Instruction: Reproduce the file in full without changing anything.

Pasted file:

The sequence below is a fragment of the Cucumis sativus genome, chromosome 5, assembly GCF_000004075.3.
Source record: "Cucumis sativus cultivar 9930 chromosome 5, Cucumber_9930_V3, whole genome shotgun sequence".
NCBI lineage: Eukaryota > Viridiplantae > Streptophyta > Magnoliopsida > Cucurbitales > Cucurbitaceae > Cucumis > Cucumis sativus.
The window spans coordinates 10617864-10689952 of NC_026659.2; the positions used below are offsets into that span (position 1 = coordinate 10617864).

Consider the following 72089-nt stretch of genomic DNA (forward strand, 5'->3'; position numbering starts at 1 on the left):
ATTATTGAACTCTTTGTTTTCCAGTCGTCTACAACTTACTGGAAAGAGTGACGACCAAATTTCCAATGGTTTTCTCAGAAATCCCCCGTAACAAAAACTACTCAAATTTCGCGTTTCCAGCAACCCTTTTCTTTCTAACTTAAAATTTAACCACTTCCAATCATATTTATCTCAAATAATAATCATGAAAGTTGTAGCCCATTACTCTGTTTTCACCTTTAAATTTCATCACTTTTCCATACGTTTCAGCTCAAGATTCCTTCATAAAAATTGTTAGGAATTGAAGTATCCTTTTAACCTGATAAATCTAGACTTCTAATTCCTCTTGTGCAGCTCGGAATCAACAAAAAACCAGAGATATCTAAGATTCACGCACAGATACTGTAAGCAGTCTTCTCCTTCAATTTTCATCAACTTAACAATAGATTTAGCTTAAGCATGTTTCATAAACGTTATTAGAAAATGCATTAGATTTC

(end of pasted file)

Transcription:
The sequence below is a fragment of the Cucumis sativus genome, chromosome 5, assembly GCF_000004075.3.
Source record: "Cucumis sativus cultivar 9930 chromosome 5, Cucumber_9930_V3, whole genome shotgun sequence".
NCBI lineage: Eukaryota > Viridiplantae > Streptophyta > Magnoliopsida > Cucurbitales > Cucurbitaceae > Cucumis > Cucumis sativus.
The window spans coordinates 10617864-10689952 of NC_026659.2; the positions used below are offsets into that span (position 1 = coordinate 10617864).

Consider the following 72089-nt stretch of genomic DNA (forward strand, 5'->3'; position numbering starts at 1 on the left):
ATTATTGAACTCTTTGTTTTCCAGTCGTCTACAACTTACTGGAAAGAGTGACGACCAAATTTCCAATGGTTTTCTCAGAAATCCCCCGTAACAAAAACTACTCAAATTTCGCGTTTCCAGCAACCCTTTTCTTTCTAACTTAAAATTTAACCACTTCCAATCATATTTATCTCAAATAATAATCATGAAAGTTGTAGCCCATTACTCTGTTTTCACCTTTAAATTTCATCACTTTTCCATACGTTTCAGCTCAAGATTCCTTCATAAAAATTGTTAGGAATTGAAGTATCCTTTTAACCTGATAAATCTAGACTTCTAATTCCTCTTGTGCAGCTCGGAATCAACAAAAAACCAGAGATATCTAAGATTCACGCACAGATACTGTAAGCAGTCTTCTCCTTCAATTTTCATCAACTTAACAATAGATTTAGCTTAAGCATGTTTCATAAACGTTATTAGAAAATGCATTAGATTTC